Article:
How Social Innovations in Farming Fuel Agricultural Democratisation

Hands in field symbolising solidarity and social innovation. This illustrates the point of the Farmtopia blog, which is social innovation in farming

Farming is more than a job for many – it’s a way of life. Especially for small farmers who, for instance, run their operations as a family business. Social innovations in farming help these small-scale farmers stay afloat in today’s rapidly evolving technological landscape.
Social innovations are those that help bridge the gap between the farmers and the new technology, leading to a more fair and democratic agricultural landscape.

In this blog post, we will take a closer look at how social innovations in farming help individuals and society.

What are Social Innovations?

Social innovations refer to design and implementation of fresh ideas and solutions that are both good for society and enhance its capacity to act. These innovations are products, services, or models that deal with (often systemic) social and environmental issues by meeting the needs of individuals and communities.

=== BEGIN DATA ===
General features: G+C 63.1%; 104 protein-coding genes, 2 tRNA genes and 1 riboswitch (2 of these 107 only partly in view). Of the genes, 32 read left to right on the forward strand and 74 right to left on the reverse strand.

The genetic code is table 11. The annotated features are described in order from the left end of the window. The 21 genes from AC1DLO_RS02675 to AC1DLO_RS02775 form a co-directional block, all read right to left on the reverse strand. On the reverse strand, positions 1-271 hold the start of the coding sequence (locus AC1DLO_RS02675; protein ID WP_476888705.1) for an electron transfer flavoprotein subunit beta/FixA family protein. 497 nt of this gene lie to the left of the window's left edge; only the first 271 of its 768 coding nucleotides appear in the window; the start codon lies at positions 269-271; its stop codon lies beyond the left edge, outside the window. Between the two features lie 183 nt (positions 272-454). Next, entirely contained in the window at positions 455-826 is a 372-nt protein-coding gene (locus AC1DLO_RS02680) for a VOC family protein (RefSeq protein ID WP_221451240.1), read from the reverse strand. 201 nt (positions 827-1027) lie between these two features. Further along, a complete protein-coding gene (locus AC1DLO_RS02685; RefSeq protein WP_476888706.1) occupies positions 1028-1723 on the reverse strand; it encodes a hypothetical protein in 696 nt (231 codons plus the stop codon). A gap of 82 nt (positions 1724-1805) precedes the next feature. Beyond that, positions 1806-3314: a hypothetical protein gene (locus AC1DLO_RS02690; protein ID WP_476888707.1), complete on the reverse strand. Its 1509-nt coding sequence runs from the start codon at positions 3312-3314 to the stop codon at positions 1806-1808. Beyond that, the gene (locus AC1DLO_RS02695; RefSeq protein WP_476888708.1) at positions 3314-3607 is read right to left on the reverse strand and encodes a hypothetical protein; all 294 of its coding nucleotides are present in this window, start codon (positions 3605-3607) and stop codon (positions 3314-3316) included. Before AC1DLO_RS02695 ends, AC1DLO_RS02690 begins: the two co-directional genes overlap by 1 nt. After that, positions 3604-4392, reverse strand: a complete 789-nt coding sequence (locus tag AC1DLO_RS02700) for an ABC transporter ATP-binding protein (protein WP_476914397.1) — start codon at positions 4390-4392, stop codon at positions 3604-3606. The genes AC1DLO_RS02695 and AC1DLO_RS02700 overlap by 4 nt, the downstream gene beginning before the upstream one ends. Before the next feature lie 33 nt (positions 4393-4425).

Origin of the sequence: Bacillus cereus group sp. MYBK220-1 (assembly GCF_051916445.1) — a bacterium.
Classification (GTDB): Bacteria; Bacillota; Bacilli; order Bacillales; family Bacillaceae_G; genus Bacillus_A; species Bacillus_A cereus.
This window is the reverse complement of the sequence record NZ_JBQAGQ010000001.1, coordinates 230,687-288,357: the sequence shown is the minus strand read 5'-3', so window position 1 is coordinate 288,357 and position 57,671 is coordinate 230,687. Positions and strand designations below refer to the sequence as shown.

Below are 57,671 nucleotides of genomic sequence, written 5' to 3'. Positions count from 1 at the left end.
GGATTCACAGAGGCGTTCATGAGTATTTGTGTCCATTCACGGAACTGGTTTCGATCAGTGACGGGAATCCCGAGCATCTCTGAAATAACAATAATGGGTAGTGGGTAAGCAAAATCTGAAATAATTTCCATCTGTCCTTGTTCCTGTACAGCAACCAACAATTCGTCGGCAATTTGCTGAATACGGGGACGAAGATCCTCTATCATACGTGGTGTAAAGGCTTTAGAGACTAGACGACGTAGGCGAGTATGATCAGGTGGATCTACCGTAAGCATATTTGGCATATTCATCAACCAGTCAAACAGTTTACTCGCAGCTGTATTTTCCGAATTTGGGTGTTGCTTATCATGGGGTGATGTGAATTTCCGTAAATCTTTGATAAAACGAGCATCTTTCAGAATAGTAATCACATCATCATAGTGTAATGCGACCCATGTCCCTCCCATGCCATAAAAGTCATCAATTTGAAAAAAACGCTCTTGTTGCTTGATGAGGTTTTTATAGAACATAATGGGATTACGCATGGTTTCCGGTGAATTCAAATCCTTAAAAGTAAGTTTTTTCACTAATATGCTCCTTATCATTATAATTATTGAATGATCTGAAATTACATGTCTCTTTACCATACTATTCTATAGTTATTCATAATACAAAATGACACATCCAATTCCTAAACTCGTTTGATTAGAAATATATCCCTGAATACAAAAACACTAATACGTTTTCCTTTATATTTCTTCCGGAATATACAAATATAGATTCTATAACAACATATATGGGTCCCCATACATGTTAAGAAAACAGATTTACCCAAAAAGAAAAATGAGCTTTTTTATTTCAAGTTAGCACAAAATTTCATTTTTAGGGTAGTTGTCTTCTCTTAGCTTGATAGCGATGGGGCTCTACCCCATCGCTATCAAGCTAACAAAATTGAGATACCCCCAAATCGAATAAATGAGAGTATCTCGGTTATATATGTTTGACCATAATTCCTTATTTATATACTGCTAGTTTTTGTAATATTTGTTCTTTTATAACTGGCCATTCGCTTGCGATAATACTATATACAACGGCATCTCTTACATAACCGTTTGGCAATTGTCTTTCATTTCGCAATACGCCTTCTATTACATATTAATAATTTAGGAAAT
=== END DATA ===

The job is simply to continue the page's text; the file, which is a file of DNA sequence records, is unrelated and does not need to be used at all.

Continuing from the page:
They can range from digital solutions that make life on the farm easier, to trainings that provide new insights to small farmers.

Role of Social Innovations in Farming

Social innovations in farming focus on the socio- and economic wellbeing of a number of actors of the agrifood value chain. From individual small farmers, agricultural cooperatives, to end users – different actors can be targeted by social innovations.

Social innovations should present solutions for revitalising rural communities, better health and well-being of farmers, better social inclusion on farms, etc.

Two farmers in field, illustrating collaboration in the field, which is needed for social innovation